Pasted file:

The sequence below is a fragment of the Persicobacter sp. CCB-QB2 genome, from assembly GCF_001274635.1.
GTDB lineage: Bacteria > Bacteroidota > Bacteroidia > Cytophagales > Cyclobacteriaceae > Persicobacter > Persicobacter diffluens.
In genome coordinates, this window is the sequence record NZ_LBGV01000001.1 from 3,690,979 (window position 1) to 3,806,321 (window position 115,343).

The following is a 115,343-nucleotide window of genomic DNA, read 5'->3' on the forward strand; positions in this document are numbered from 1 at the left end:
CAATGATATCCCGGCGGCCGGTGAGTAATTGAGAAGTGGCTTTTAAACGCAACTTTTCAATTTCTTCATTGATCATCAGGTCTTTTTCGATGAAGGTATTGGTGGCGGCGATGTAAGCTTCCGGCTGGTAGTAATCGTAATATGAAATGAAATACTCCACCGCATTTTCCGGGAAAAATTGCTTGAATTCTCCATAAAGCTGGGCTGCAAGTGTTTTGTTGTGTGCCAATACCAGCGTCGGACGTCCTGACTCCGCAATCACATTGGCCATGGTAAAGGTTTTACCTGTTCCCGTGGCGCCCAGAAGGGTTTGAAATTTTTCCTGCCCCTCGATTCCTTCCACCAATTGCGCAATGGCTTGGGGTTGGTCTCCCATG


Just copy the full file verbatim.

The sequence below is a fragment of the Persicobacter sp. CCB-QB2 genome, from assembly GCF_001274635.1.
GTDB lineage: Bacteria > Bacteroidota > Bacteroidia > Cytophagales > Cyclobacteriaceae > Persicobacter > Persicobacter diffluens.
In genome coordinates, this window is the sequence record NZ_LBGV01000001.1 from 3,690,979 (window position 1) to 3,806,321 (window position 115,343).

The following is a 115,343-nucleotide window of genomic DNA, read 5'->3' on the forward strand; positions in this document are numbered from 1 at the left end:
CAATGATATCCCGGCGGCCGGTGAGTAATTGAGAAGTGGCTTTTAAACGCAACTTTTCAATTTCTTCATTGATCATCAGGTCTTTTTCGATGAAGGTATTGGTGGCGGCGATGTAAGCTTCCGGCTGGTAGTAATCGTAATATGAAATGAAATACTCCACCGCATTTTCCGGGAAAAATTGCTTGAATTCTCCATAAAGCTGGGCTGCAAGTGTTTTGTTGTGTGCCAATACCAGCGTCGGACGTCCTGACTCCGCAATCACATTGGCCATGGTAAAGGTTTTACCTGTTCCCGTGGCGCCCAGAAGGGTTTGAAATTTTTCCTGCCCCTCGATTCCTTCCACCAATTGCGCAATGGCTTGGGGTTGGTCTCCCATG